And how was I to give him the hope of this seeing?
Years later, no clear answer was forthcoming.
But this new November dream was still here, asking me for something for Muslim souls. What it was, I didn’t know, but I suspected it was something that was not a part of Islam.
On last night of old November, as the night rains mouthed a soft chorus outside, I read something about the Holy Souls that I have never come across before.
For the souls in Purgatory then, Holy Communion is one precious personal gift which they can receive from us. Who can tell how helpful Holy Communions are toward their liberation? One day St. Mary Magdalene de’Pazzi’s dead father appeared to her and said that one hundred and seven Holy Communions were necessary for him to be able to leave Purgatory. When the last of the one hundred and seven was offered for him, the Saint saw her father ascend to Heaven. ~ http://www.marys-touch.com/Eucharist/ch3.htm
In a fall of Light, I suddenly saw and understood something I hadn’t before.
This year, I’ve been moved to do something odd- to ask God permission each time I went to receive Holy Communion, to bring along Poor Souls. I had not read about this practice anywhere before, nor heard of it done by someone. In fact, every time I prayed to “bring along” a Poor Soul, I thought I was bone mad. But in the depths of my heart, I also wondered if coming with me to receive Holy Communion placed the departed souls as close to Jesus as possible, at least for a few moments, thus momentarily appeasing their flaming sorrows at the separation of atonement.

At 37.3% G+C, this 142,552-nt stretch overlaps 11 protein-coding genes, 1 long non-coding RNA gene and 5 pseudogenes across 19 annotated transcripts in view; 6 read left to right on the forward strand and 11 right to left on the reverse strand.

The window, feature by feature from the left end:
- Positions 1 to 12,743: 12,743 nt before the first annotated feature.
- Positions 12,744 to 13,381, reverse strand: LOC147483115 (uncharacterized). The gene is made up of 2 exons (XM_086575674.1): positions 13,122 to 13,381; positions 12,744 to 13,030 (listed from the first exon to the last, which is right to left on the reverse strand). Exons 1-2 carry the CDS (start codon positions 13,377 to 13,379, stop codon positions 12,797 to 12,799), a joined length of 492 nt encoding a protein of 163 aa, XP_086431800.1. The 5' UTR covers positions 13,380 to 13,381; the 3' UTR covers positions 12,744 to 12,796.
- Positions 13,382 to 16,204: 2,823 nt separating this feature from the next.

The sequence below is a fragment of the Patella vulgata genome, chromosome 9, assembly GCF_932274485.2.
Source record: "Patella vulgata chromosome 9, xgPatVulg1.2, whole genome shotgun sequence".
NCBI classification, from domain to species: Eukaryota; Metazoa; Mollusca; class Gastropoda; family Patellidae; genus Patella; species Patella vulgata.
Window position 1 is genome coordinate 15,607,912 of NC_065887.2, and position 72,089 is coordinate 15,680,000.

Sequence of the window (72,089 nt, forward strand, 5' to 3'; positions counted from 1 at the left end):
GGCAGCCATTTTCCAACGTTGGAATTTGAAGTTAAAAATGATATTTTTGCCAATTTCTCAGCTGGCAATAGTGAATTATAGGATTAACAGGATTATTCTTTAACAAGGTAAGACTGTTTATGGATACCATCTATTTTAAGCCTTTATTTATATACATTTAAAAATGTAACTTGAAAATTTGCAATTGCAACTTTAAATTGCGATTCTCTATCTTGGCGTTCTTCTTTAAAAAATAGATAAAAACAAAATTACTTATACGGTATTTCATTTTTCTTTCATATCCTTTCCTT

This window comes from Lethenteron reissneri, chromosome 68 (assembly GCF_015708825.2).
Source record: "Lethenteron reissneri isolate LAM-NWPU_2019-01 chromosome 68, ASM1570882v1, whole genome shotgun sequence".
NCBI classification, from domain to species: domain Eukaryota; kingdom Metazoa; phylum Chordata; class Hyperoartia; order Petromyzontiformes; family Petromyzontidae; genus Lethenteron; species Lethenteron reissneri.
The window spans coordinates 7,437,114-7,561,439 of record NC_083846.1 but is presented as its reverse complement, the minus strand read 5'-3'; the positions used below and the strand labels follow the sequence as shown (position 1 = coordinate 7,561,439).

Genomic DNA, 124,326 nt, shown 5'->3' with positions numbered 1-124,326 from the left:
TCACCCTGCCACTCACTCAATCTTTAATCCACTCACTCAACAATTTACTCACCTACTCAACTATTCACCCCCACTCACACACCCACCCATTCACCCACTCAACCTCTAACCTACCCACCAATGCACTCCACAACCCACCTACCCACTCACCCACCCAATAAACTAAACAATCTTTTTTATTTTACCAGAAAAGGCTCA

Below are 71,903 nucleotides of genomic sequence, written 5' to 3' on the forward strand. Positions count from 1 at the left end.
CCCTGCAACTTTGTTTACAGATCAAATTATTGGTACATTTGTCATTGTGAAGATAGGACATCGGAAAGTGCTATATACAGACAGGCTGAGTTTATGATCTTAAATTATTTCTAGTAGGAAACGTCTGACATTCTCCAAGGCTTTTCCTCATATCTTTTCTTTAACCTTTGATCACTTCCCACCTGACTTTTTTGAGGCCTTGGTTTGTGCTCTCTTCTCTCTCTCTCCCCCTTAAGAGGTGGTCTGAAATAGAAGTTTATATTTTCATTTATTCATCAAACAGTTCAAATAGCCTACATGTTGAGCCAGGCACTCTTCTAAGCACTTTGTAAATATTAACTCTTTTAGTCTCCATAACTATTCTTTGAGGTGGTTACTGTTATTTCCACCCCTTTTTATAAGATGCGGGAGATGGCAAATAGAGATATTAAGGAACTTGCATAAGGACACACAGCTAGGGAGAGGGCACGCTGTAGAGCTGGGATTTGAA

I wasn’t even sure if this act was theologically sound but I was confident that if it wasn’t, God would right it Himself.
Yesterday, upon reading the above passage, it became very clear that taking the souls for Holy Communion was not an act of madness. It was an asking of God.
To enable the expiation of sins through the power of the Holy Eucharist
There are many written accounts of Saints like Padre Pio who tell of souls serving their Purgatory by expiating in very specific ways, of sins committed during their time on earth. I personally know this to be true, although I do not know if what I saw was Purgatory or Hell itself.
But until last night, I had not known that we on earth can help to expiate for sins against the Holy Eucharist by the receiving It on behalf of the Poor Souls of Purgatory. And now, it appears that even in death, we can give Jesus to souls – including Muslims, for whom Jesus is a prophet, not the Messiah.
Every year, I seek to know what Advent my Lord asks of me. This year was no different. Today, on this first day of Advent, an answer begins to take form. The memorial meals I saw myself preparing in yesterday’s dream was significant. I’m being asked to feed souls – but with the Eucharist.
But it is what a priest does.
I’m no priest and I’m not about to ordain myself.
But as a sinner who was long ago taught to love and care for the souls of the departed, I am now being asked to feed them through my faith and belief in the presence and power of Jesus alive in the Holy Eucharist. As I receive my Jesus in Holy Communion, carrying with me the departed in my heart, in a supernatural way, in a way I do not understand yet believe, they too will receive Jesus.
And by this open that final window to eternal freedom.